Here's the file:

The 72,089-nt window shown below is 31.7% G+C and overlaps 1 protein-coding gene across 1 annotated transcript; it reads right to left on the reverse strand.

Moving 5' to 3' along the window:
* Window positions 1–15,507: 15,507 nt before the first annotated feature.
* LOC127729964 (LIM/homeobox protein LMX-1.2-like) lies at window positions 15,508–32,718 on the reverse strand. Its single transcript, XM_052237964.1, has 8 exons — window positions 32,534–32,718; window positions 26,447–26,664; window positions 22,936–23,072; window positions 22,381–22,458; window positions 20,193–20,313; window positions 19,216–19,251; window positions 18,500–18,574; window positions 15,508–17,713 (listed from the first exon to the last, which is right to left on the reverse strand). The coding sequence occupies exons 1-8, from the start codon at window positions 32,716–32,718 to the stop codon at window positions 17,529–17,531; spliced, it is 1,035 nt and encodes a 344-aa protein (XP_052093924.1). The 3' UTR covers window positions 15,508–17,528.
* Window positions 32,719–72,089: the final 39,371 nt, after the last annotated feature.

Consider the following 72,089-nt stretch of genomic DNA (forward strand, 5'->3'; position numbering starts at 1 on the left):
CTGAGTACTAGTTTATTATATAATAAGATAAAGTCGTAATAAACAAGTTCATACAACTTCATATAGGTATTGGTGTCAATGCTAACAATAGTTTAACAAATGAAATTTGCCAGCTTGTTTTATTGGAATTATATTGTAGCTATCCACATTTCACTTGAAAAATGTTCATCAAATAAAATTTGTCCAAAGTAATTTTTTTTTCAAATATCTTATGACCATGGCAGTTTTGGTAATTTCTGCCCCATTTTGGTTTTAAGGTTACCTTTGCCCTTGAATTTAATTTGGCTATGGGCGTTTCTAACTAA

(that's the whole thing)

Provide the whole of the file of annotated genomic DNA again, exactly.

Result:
The 72,089-nt window shown below is 31.7% G+C and overlaps 1 protein-coding gene across 1 annotated transcript; it reads right to left on the reverse strand.

Moving 5' to 3' along the window:
* Window positions 1–15,507: 15,507 nt before the first annotated feature.
* LOC127729964 (LIM/homeobox protein LMX-1.2-like) lies at window positions 15,508–32,718 on the reverse strand. Its single transcript, XM_052237964.1, has 8 exons — window positions 32,534–32,718; window positions 26,447–26,664; window positions 22,936–23,072; window positions 22,381–22,458; window positions 20,193–20,313; window positions 19,216–19,251; window positions 18,500–18,574; window positions 15,508–17,713 (listed from the first exon to the last, which is right to left on the reverse strand). The coding sequence occupies exons 1-8, from the start codon at window positions 32,716–32,718 to the stop codon at window positions 17,529–17,531; spliced, it is 1,035 nt and encodes a 344-aa protein (XP_052093924.1). The 3' UTR covers window positions 15,508–17,528.
* Window positions 32,719–72,089: the final 39,371 nt, after the last annotated feature.

Consider the following 72,089-nt stretch of genomic DNA (forward strand, 5'->3'; position numbering starts at 1 on the left):
CTGAGTACTAGTTTATTATATAATAAGATAAAGTCGTAATAAACAAGTTCATACAACTTCATATAGGTATTGGTGTCAATGCTAACAATAGTTTAACAAATGAAATTTGCCAGCTTGTTTTATTGGAATTATATTGTAGCTATCCACATTTCACTTGAAAAATGTTCATCAAATAAAATTTGTCCAAAGTAATTTTTTTTTCAAATATCTTATGACCATGGCAGTTTTGGTAATTTCTGCCCCATTTTGGTTTTAAGGTTACCTTTGCCCTTGAATTTAATTTGGCTATGGGCGTTTCTAACTAA